Monday, January 28, 2008

The Role of the Curator

It is an unusual time to be a curator. Not, perhaps, an unusual time if you are a jet-setting curator who whisks from international fair to international fair, but an intriguing time if you curate an institution with a moderate budget in a smaller market city that may have an audience that is largely unfamiliar with either the trends or tendencies in contemporary visual art.

I was recently reviewing notes I had made on a trip to Washington, DC, last spring. Apart from the sheer plethora of museums and galleries (which actually caused me to abandon my normal ‘one museum a day’ rule if necessary), I made the following observation:

In an era after that of the great “tastemakers”, it is clearly the market that drives larger institutions. The curatorial challenge is for intelligent explorations of what one might idealistically call non-commodity or yet-to-be commodified culture.

What I meant at that time is that smaller institutions skirt the periphery for a range of reasons, most often both geographically and financially. And while the great residual effect of the new idealism is that there is a genuine and legitimate interest in the interrogation of contemporary culture, I am not certain this is the case. What seems evident is that curators have become speculators, so some extent, keen to have the opportunity to “break” a new artist, much like a DJ did at a time when radio still had the power to make artists. Younger curators and those at smaller institutions make these assertions, usually with little or no risk. The expectation is that they are predominantly working on the margins, and should they happen to ferret out a new talent prior to him or her achieving cult status, all the better.

Smaller institutions also have both the benefit and the bane of being able to be responsive to current trends, while at the same time lacking the ability to necessarily entice more established artists to exhibit in their spaces. Regional markets are often populated with collectors who are already better resourced, better traveled, and often equally as educated about contemporary practices.

Where does this leave the contemporary curator today? Perhaps in the realm of ideas-focused exhibitions, group shows, and intellectual innovation that often creates something unexpected. While the supercurator need merely pick up the phone, the everyday curator experiences something else entirely.

The biggest challenge for the future will be how curators reign in the roles of the market and of the collector in directing the discourses of contemporary art. What seems clear is that while the market may drive the product, the concept should drive the project.

Wednesday, January 23, 2008

Art Magazines, Well Off the Margins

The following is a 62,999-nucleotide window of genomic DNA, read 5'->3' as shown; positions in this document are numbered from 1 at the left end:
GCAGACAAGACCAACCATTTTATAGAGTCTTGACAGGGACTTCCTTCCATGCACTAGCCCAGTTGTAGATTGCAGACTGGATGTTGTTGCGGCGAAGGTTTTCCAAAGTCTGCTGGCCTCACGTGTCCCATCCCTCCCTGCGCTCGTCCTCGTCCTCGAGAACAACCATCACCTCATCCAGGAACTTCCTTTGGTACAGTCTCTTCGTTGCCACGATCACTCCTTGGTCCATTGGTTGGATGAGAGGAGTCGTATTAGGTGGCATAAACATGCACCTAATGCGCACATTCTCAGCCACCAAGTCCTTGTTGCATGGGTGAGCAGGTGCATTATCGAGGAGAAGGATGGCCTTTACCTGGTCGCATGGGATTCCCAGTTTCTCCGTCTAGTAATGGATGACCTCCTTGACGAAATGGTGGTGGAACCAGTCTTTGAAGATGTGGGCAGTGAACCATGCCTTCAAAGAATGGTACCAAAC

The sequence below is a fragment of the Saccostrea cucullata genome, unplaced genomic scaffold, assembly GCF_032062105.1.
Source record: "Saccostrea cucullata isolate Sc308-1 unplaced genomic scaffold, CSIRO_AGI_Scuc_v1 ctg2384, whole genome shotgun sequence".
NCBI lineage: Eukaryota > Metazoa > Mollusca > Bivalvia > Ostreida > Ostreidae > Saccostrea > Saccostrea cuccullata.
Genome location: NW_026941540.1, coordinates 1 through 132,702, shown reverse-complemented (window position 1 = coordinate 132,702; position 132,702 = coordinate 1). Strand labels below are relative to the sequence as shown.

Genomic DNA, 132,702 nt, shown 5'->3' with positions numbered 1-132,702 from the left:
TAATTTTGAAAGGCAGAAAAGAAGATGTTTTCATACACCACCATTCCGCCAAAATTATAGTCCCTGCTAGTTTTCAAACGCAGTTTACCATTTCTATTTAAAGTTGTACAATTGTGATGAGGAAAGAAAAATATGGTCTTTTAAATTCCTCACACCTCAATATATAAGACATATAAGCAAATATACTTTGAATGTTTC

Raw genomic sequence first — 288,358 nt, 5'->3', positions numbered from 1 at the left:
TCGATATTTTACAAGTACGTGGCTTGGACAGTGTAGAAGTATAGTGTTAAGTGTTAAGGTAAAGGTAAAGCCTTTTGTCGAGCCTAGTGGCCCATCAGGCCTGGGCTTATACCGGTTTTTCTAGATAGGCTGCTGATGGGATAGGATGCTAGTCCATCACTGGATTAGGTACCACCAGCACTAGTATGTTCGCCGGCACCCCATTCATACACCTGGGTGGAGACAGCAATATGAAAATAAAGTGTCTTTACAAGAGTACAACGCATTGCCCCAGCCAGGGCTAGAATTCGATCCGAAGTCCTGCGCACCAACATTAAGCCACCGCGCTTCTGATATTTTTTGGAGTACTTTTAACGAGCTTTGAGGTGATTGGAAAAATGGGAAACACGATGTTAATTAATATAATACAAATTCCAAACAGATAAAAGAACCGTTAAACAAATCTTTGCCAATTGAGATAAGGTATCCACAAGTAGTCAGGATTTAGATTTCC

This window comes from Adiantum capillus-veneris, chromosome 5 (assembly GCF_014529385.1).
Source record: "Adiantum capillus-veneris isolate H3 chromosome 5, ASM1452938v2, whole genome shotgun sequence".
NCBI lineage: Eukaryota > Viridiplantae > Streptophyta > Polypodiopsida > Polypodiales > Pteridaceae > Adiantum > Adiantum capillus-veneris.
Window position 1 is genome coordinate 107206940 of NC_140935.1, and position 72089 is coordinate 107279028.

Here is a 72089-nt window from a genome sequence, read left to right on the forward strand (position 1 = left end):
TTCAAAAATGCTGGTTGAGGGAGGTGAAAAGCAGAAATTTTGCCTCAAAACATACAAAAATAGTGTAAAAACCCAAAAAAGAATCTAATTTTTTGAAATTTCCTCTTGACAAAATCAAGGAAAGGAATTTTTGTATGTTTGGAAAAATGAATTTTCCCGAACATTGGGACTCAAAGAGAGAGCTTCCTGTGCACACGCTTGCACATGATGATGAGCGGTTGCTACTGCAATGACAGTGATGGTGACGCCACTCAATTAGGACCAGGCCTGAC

In an era of blogging and online content, it seems almost anachronistic to talk about the state of contemporary art publishing in the present day. But several magazines, many regionally focused, are breathing life into a communications form that seems determined to provide both value and energy to the contemporary art world.

Three of my favorite art magazines at the moment are Art Papers, edited by Sylvie Fortin; Pitch: Kentucky Arts and Culture, edited by Scott Rogers; and ArtUS, edited and published by Paul Foss.

Of the three, ArtUS has the longest history, although many readers may know it in its previous incarnation, Art and Text. Formerly based in Sydney, this publication has always been committed to an interrogation of the intersections of contemporary theory filtered through the lenses of both high and low art. Its editor has also translated key texts on theorists such as the late Jean Baudrillard. Now based in Los Angeles, ArtUS brings the same insouciance to the art world that Art and Text illustrated for so many years.

Art Papers, under the editorship of Sylvie Fortin, has changed both its physical layout and its editorial focus. Its reviews are broadly based and wide-ranging, focusing on exhibitions from the deep south to the wide north. Fortin is committed to articles and scholarly essays by writers from across the range of fields, from theorists to practitioners. Its current issue explore recent manifestations of the Istanbul Biennial and the 6th Bienal do Mercosul. What is evident is that Fortin perceives the contemporary art world as “flat” geographically and interdependent politically and culturally. As a result, her emphases tend towards exploring events and geographies that are merely thoughts for many of her readers. This leads to the belief that Atlanta, as a major metropolitan city, with a diverse arts community and strong collectors and educators, can also slip from margin to center in the discourses of contemporary art.